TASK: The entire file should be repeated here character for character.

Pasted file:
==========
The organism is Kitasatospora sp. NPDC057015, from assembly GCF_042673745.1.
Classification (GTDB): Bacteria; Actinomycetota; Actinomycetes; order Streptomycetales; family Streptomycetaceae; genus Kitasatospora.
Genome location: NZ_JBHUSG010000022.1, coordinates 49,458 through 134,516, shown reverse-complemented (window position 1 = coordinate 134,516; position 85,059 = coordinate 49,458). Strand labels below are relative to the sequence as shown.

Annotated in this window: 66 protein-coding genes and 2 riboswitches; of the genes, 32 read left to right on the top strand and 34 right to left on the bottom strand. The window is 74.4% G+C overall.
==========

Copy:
The organism is Kitasatospora sp. NPDC057015, from assembly GCF_042673745.1.
Classification (GTDB): Bacteria; Actinomycetota; Actinomycetes; order Streptomycetales; family Streptomycetaceae; genus Kitasatospora.
Genome location: NZ_JBHUSG010000022.1, coordinates 49,458 through 134,516, shown reverse-complemented (window position 1 = coordinate 134,516; position 85,059 = coordinate 49,458). Strand labels below are relative to the sequence as shown.

Annotated in this window: 66 protein-coding genes and 2 riboswitches; of the genes, 32 read left to right on the top strand and 34 right to left on the bottom strand. The window is 74.4% G+C overall.